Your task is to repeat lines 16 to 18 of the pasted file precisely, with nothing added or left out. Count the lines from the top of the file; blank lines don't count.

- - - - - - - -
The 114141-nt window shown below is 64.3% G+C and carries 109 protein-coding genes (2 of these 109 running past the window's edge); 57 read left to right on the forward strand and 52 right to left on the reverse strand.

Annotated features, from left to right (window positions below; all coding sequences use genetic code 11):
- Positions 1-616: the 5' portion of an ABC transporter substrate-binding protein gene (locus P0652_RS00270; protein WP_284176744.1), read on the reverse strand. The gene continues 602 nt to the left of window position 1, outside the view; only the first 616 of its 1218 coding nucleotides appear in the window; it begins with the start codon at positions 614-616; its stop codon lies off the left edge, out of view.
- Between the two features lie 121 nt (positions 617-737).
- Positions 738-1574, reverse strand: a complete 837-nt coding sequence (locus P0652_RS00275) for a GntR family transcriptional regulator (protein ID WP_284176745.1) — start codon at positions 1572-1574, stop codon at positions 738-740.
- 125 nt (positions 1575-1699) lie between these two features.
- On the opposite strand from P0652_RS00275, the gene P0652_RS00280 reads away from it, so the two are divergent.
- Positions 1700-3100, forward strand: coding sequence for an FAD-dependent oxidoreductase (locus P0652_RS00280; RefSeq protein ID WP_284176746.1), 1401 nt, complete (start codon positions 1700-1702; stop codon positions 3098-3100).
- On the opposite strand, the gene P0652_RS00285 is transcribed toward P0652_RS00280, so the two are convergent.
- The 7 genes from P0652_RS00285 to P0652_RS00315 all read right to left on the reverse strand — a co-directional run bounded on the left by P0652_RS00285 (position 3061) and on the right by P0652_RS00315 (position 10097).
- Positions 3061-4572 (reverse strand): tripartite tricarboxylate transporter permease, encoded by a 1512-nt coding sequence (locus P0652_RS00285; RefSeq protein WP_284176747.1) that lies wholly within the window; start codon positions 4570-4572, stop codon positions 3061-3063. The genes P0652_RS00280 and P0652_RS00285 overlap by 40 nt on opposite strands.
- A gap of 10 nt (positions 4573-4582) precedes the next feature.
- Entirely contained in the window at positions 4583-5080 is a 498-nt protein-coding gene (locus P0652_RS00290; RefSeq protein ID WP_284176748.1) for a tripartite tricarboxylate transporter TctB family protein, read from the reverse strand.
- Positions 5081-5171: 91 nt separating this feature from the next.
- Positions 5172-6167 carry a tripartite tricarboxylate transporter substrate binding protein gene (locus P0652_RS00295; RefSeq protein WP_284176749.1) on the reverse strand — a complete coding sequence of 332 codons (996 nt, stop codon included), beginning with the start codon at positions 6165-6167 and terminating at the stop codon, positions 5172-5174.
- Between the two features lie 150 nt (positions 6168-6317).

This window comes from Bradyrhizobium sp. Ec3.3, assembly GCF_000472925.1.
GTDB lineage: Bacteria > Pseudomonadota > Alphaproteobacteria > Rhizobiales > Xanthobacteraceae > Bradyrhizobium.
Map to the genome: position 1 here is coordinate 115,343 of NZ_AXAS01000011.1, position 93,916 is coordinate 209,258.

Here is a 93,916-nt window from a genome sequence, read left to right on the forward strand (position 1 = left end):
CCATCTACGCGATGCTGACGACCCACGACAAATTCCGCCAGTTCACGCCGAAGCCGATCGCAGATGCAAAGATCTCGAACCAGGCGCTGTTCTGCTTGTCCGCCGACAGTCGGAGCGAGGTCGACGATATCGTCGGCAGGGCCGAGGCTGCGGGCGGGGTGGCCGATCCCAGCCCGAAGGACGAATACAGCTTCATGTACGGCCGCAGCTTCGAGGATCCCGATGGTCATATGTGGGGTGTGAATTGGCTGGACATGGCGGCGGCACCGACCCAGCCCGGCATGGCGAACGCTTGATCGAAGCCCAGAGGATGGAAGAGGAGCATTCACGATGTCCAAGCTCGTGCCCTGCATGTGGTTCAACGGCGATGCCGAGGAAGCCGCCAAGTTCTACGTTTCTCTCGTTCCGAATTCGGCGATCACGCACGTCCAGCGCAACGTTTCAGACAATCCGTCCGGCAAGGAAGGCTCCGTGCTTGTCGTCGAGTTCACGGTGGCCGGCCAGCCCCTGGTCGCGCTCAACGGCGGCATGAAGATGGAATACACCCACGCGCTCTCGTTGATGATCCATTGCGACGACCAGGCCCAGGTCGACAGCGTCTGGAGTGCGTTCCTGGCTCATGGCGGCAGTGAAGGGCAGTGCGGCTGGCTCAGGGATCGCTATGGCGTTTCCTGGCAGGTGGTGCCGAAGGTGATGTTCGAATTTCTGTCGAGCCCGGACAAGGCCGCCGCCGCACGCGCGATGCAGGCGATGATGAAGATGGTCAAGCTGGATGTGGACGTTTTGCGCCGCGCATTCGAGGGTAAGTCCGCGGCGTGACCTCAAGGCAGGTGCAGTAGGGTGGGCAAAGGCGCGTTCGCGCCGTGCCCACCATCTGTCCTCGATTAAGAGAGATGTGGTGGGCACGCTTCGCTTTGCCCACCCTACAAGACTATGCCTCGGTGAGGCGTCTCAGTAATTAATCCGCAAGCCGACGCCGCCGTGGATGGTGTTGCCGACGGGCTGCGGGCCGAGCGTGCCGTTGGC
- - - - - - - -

- Between the two features lie 150 nt (positions 6168-6317).

This window comes from Bradyrhizobium sp. Ec3.3, assembly GCF_000472925.1.
GTDB lineage: Bacteria > Pseudomonadota > Alphaproteobacteria > Rhizobiales > Xanthobacteraceae > Bradyrhizobium.